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Old 01-09-2013, 02:55 AM   #1
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Default Training my palate

I'm new to brewing and have an interest in learning to discern flavors of my beers. I know a good beer when I taste it, but how does one learn to taste all the different subtle flavors? In my opinion, when I buy commercial brews say Sierra Nevada, I don't taste malt. I taste hops.

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Old 01-09-2013, 03:03 AM   #2
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Take notes. Record what you taste - not just what you know you taste, but using whatever adjectives make sense to you.

A flavour wheel will give you and idea of what causes some of the different tastes.
http://www.tableandvine.com/the_beer_flavor_wheel.html

If you have an LHBS or brewery that is open to it, try chewing different malts.

If you have the chance, take a brewer's course where you are given samples spiked with flavours - both desirable and undesirable- and then the cause of the flavour is revealed. Our local microbrewery offers this once a year - don't know about elsewhere.

Try different beers. And foods, for that matter. Train your palate by never backing down from a new taste!

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Old 01-09-2013, 03:20 AM   #3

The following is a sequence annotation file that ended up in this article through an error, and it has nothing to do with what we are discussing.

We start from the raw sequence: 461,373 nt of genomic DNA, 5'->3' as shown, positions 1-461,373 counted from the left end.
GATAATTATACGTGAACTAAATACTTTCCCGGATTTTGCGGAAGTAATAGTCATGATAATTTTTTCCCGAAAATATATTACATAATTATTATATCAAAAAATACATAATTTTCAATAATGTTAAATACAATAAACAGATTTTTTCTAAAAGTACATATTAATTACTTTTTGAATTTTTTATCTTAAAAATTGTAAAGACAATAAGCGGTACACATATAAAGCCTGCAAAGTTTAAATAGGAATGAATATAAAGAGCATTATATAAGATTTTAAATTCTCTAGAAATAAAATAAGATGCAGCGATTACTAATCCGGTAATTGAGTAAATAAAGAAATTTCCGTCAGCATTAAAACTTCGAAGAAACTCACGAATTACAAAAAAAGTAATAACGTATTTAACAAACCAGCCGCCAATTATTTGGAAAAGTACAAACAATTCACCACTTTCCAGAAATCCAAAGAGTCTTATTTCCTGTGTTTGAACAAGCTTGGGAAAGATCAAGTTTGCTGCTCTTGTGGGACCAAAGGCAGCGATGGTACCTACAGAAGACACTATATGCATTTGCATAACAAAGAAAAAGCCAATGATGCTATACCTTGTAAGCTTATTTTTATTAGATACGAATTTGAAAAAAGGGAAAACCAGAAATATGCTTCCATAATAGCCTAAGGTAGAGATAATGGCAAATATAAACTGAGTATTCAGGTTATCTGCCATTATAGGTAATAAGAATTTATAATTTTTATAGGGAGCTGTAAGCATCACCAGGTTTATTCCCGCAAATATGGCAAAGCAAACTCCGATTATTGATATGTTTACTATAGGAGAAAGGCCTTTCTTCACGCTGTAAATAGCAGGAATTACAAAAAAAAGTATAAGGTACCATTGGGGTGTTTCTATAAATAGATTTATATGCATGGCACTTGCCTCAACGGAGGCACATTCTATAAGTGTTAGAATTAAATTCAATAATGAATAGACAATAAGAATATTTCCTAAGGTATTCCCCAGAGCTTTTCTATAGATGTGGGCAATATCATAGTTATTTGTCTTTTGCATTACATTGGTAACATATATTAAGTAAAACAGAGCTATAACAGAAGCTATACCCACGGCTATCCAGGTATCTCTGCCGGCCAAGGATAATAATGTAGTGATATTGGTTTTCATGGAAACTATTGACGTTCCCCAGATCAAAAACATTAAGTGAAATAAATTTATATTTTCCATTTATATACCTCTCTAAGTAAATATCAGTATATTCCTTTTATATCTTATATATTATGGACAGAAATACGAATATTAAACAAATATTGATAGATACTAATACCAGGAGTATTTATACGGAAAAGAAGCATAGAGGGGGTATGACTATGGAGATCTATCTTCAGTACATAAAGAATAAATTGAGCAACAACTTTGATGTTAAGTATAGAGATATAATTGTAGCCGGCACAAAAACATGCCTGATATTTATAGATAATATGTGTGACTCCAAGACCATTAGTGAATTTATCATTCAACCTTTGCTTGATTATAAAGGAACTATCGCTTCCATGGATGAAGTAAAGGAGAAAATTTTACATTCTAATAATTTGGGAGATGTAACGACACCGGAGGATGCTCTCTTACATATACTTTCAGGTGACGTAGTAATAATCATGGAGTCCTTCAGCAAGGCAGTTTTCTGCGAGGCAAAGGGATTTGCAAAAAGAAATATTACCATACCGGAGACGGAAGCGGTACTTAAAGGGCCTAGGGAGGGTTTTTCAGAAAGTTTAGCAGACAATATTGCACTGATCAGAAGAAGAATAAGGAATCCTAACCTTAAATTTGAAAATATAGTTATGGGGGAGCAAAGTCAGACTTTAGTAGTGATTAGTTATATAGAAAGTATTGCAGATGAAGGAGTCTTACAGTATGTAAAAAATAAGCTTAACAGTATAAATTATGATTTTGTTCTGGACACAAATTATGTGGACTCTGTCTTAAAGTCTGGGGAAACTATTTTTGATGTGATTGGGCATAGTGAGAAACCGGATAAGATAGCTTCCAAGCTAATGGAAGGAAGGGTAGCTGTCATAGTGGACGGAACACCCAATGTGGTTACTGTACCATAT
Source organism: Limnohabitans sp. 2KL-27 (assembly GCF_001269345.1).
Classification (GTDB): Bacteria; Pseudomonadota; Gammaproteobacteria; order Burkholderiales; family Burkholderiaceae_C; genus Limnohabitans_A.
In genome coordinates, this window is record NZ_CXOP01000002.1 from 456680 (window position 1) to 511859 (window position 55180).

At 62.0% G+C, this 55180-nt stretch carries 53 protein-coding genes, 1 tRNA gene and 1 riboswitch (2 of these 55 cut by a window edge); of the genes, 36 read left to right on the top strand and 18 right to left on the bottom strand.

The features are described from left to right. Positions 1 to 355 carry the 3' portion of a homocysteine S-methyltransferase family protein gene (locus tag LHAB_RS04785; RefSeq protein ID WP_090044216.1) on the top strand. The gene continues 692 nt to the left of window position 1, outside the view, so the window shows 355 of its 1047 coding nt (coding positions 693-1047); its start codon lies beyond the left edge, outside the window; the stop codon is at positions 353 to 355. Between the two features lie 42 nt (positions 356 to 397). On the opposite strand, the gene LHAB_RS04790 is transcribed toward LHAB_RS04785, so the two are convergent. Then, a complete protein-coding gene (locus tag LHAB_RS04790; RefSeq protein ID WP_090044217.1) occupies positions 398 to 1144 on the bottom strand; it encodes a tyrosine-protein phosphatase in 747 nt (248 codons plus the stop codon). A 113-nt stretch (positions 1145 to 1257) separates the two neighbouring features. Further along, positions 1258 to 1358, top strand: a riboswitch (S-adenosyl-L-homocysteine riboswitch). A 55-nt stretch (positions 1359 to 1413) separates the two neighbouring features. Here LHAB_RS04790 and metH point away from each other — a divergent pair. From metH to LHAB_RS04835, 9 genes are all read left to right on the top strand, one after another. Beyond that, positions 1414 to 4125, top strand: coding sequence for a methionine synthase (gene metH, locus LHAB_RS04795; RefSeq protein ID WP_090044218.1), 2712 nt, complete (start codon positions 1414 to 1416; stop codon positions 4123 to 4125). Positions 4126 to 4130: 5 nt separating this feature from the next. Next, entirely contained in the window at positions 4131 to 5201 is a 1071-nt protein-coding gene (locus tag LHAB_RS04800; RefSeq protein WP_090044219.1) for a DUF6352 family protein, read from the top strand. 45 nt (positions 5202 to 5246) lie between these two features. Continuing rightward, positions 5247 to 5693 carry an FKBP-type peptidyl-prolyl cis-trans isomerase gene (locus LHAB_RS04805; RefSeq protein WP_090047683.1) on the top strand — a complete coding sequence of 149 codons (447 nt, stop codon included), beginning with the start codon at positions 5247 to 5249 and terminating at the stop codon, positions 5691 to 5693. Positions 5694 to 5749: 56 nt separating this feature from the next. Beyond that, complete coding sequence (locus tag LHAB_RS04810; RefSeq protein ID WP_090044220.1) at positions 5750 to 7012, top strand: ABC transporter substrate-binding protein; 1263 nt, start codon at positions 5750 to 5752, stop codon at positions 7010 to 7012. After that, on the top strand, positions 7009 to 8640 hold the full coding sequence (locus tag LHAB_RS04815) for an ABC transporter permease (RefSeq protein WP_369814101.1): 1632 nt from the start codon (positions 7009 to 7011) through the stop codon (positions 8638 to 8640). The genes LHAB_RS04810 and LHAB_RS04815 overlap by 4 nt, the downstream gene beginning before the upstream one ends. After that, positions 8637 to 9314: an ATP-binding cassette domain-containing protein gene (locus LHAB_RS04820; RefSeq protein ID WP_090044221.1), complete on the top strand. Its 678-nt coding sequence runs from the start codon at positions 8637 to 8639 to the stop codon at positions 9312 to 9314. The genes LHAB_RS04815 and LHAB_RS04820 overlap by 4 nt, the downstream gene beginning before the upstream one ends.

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Quote:
Originally Posted by BorealBrewer
Take notes. Record what you taste - not just what you know you taste, but using whatever adjectives make sense to you.

A flavour wheel will give you and idea of what causes some of the different tastes.
http://www.tableandvine.com/the_beer_flavor_wheel.html

If you have an LHBS or brewery that is open to it, try chewing different malts.

If you have the chance, take a brewer's course where you are given samples spiked with flavours - both desirable and undesirable- and then the cause of the flavour is revealed. Our local microbrewery offers this once a year - don't know about elsewhere.

Try different beers. And foods, for that matter. Train your palate by never backing down from a new taste!
Flavor wheel is interesting, will be using that in the future. My background is in food and I can pick out spices, sauces, etc in food.... I think that comes from repetition over the years, just can't do it yet with brew. The flavor wheel looks like an organized, systematic tool. Thanks for the input!
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Old 01-09-2013, 03:23 AM   #4
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What helped me really taste malt was to go to the local homebrew store and sample the different types of malts. Once you taste it once you will never forget that wonderful sweet taste.

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Old 01-09-2013, 03:30 AM   #5
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Quote:
Originally Posted by histo320
What helped me really taste malt was to go to the local homebrew store and sample the different types of malts. Once you taste it once you will never forget that wonderful sweet taste.
I agree with this. I'm doing all grain and I've been tasting the grains as I make mash. I started with a batch of all 2 row us, next batch was a 2 row with crystal 60, next was chocolate malt and so on simply trying to understand the different flavor profiles.
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Old 01-09-2013, 03:14 PM   #6
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But watch out. Chewing malts is a little addictive. I keep finding myself dipping into my 2-row and other malts during the weighing out of the grains. and the grind. and the mash. and the boil.

I think I may have a problem.